The Visual Studio Code (VS Code) team has released its January update with a huge number of new features, including general availability of the long-awaited Profiles feature and progress towards signed extensions in the extension marketplace.
Profiles reflect the fact that developers need different settings and extensions for different types of project. Profiles can also be imported and exported so that colleagues can have the same setup. VS Code is designed to be a lightweight editor but easily extended, and the marketplace currently offers over 43,000 extensions. This combined with the array of available settings means that one setup can differ greatly from another, so the ability to package the configuration into a profile is useful both for individuals and teams.
Another key feature for extensions is that since November last year all extension uploads are signed by the VS marketplace. Microsoft said in the release notes that “VS Marketplace is in the process of signing all existing extensions (including extensions that have not been updated since November).” This is expected to take two more months. When completed, developers will be able to verify that an extension has not been tampered with since upload.
This is good for security, but not as reassuring as publisher signing which verifies the source of the code. Publisher signing is also in progress but at an early stage. One factor is that open source contributors are not enthusiastic about paying for a certificate. “I don’t use it to generate any income so it would wind up costing me money just to share something I made available to others,” said one extension author. Microsoft’s Isidor Nikolic, a senior product manager, said that “we acknowledge that without a free solution this feature would most likely not be successful. Thus, we are currently investing into a free signing solution.”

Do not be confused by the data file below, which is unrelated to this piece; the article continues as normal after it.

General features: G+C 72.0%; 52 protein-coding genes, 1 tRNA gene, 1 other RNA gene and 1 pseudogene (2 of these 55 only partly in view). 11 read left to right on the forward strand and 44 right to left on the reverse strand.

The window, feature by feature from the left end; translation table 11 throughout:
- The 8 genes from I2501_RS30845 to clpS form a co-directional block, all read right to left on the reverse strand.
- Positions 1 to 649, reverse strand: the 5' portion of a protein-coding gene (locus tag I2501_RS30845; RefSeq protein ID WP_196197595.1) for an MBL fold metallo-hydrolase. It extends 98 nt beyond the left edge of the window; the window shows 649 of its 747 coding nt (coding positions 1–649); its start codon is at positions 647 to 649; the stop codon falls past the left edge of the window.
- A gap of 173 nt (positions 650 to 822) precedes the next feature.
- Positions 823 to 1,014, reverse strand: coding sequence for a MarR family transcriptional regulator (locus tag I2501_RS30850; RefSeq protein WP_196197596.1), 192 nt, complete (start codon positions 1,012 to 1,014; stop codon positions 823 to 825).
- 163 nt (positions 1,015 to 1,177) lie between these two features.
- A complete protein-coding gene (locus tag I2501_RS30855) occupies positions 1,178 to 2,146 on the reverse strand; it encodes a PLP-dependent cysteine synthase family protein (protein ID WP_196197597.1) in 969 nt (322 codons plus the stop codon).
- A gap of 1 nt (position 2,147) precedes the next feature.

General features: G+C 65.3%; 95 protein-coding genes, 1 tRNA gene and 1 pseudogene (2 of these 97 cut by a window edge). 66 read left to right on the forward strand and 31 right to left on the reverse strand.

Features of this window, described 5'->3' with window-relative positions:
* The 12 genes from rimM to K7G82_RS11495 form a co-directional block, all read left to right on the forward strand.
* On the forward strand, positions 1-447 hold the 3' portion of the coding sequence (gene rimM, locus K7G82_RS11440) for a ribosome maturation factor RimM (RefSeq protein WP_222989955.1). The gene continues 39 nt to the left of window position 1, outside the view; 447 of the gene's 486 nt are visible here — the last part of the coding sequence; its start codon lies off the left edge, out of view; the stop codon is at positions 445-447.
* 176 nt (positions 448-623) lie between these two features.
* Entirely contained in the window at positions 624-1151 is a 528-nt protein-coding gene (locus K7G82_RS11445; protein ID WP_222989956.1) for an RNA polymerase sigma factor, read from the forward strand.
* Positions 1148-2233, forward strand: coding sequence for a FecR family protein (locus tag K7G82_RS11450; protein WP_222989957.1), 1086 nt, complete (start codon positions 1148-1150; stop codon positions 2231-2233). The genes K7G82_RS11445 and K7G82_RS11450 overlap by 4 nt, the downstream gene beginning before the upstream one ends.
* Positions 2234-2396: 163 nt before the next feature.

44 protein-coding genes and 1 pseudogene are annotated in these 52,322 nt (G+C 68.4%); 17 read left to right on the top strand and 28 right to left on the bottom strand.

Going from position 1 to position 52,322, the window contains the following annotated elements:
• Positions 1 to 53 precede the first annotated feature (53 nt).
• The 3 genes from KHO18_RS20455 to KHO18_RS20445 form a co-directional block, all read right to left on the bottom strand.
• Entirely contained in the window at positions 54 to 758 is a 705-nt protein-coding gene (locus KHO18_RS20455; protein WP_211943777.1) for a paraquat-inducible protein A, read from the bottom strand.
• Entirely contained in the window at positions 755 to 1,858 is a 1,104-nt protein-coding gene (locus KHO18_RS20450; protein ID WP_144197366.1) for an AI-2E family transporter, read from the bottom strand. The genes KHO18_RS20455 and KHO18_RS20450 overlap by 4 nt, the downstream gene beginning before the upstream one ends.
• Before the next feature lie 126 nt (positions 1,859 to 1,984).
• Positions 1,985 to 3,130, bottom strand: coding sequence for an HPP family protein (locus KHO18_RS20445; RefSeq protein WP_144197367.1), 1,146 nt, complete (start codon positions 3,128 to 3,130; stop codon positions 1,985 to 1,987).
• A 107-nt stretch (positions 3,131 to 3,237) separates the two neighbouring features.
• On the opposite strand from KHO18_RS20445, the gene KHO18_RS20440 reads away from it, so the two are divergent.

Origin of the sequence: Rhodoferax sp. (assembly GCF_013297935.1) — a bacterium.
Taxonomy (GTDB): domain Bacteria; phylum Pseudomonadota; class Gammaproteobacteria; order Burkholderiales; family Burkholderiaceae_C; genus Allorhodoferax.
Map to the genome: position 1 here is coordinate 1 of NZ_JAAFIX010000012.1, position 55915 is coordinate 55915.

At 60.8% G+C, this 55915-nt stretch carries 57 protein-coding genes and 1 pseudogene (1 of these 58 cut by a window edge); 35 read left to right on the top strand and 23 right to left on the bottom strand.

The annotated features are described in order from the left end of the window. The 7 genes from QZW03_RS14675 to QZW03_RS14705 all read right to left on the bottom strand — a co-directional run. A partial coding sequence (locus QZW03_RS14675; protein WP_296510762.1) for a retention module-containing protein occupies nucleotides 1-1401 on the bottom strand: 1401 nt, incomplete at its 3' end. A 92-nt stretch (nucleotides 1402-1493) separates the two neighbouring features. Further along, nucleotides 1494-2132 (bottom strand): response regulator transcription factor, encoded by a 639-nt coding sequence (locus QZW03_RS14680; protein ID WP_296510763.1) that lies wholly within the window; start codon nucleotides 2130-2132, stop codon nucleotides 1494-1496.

Remote developers get a new feature called “Continue working on.” The idea is that if a developer is working locally on a project, it should be possible to switch to a remote environment without interruption. This feature prompts to publish a Git branch so that the same code will be available in the remote environment. When working in the remote, the feature also supports creating a new local clone.
A small but potentially important new feature is called Suggest selection mode. Suggestions are pop-up code that will be inserted automatically as you type, on pressing Enter or Tab. These suggestions can be annoying especially if the top suggestion is not correct. The selection mode can now be set to several options including “Never” to make the behaviour more controllable.
VS Code has a monthly release cycle, the exception being that there is no December release. Each release is published early in the following month, which is why the “January” update actually appears in early February. The lack of a December release may be a factor in the amount packed into this one, but it is still a remarkable pace of development and the release notes are over 7,500 words. The above is therefore only a subset of what is new, showing the continuing momentum behind the project.